The New York Times’ 1619 Project Reeks of Herbert Marcuse’s Divisive Ideology

COMMENTARY Progressivism

The New York Times’ 1619 Project Reeks of Herbert Marcuse’s Divisive Ideology

Oct 4th, 2019 4 min read
COMMENTARY BY
Mike Gonzalez

Senior Fellow, Center for Foreign Policy

Mike Gonzalez is a senior fellow at the Douglas and Sarah Allison Center for Foreign Policy at The Heritage Foundation.
The German-American philosopher and sociologist Herbert Marcuse, pictured in 1974. William KAREL / Contributor / Getty Images

Key Takeaways

Marcuse and the other critical theorists who came from Germany, escaping Hitler, discovered an America filled with happy consumers, and that royally bummed them out.

The critical theory Marcuse and his colleagues created has now been recast as “critical race theory.”

The New York Times undoubtedly will never apologize for its deceptive “1619 Project.”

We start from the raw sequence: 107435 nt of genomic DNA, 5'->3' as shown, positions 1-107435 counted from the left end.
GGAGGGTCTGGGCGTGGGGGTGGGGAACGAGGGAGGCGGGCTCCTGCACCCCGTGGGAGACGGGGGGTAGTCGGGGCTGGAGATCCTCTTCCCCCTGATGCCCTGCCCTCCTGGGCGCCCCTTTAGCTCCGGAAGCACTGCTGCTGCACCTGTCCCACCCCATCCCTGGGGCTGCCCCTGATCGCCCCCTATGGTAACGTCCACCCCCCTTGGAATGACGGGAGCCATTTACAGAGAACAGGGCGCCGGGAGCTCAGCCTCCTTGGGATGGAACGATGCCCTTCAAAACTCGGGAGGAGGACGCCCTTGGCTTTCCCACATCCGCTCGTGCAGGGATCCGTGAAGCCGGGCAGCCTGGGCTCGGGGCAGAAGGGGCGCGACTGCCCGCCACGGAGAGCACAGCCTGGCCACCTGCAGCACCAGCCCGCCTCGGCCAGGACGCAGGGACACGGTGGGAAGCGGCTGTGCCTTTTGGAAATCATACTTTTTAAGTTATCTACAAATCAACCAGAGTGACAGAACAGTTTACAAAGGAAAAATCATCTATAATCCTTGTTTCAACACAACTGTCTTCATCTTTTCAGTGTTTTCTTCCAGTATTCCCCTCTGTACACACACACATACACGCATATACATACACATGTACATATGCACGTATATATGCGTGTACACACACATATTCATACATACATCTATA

“All liberation depends on the consciousness of servitude,” wrote Herbert Marcuse in 1964. By liberation, the German-American academic made abundantly clear he meant bringing central planning to America. It was the definition of “liberation” that Le Monde used in its headline the day after Pol Pot entered the Cambodian capital in 1975: “Phnom Penh Libéré.”

The Parisian newspaper has since apologized; the massacres carried out by the Khmer Rouge in the Killing Fields of Cambodia became too much of an embarrassment. But The New York Times undoubtedly will never apologize for its deceptive “1619 Project.”

Replete with essays that present slavery as the central issue of the American story, and accuse “the brutal” free market of creating such bondage, the series is but yet another attempt to make Americans question their country’s very core. It follows Marcuse’s advice to completely transform America by stigmatizing its economic system and all its institutions.